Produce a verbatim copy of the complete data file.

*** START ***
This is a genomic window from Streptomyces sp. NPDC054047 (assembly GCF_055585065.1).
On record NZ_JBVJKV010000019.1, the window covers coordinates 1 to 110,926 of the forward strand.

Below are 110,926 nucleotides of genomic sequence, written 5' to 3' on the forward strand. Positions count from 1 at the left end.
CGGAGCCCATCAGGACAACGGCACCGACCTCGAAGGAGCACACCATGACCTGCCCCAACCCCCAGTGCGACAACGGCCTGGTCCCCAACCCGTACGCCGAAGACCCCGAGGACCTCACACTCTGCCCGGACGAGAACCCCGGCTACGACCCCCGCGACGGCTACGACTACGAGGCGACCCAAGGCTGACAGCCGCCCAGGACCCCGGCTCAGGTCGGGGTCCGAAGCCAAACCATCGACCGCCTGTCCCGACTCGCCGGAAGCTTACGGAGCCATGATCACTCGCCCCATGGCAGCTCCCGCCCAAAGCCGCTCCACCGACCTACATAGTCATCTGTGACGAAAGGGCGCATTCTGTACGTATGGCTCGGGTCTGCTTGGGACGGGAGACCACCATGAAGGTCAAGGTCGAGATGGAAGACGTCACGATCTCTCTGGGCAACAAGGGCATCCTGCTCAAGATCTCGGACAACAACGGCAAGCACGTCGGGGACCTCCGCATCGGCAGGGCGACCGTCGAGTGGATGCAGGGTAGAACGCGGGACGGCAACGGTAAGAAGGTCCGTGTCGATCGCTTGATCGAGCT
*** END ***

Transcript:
This is a genomic window from Streptomyces sp. NPDC054047 (assembly GCF_055585065.1).
On record NZ_JBVJKV010000019.1, the window covers coordinates 1 to 110,926 of the forward strand.

Below are 110,926 nucleotides of genomic sequence, written 5' to 3' on the forward strand. Positions count from 1 at the left end.
CGGAGCCCATCAGGACAACGGCACCGACCTCGAAGGAGCACACCATGACCTGCCCCAACCCCCAGTGCGACAACGGCCTGGTCCCCAACCCGTACGCCGAAGACCCCGAGGACCTCACACTCTGCCCGGACGAGAACCCCGGCTACGACCCCCGCGACGGCTACGACTACGAGGCGACCCAAGGCTGACAGCCGCCCAGGACCCCGGCTCAGGTCGGGGTCCGAAGCCAAACCATCGACCGCCTGTCCCGACTCGCCGGAAGCTTACGGAGCCATGATCACTCGCCCCATGGCAGCTCCCGCCCAAAGCCGCTCCACCGACCTACATAGTCATCTGTGACGAAAGGGCGCATTCTGTACGTATGGCTCGGGTCTGCTTGGGACGGGAGACCACCATGAAGGTCAAGGTCGAGATGGAAGACGTCACGATCTCTCTGGGCAACAAGGGCATCCTGCTCAAGATCTCGGACAACAACGGCAAGCACGTCGGGGACCTCCGCATCGGCAGGGCGACCGTCGAGTGGATGCAGGGTAGAACGCGGGACGGCAACGGTAAGAAGGTCCGTGTCGATCGCTTGATCGAGCT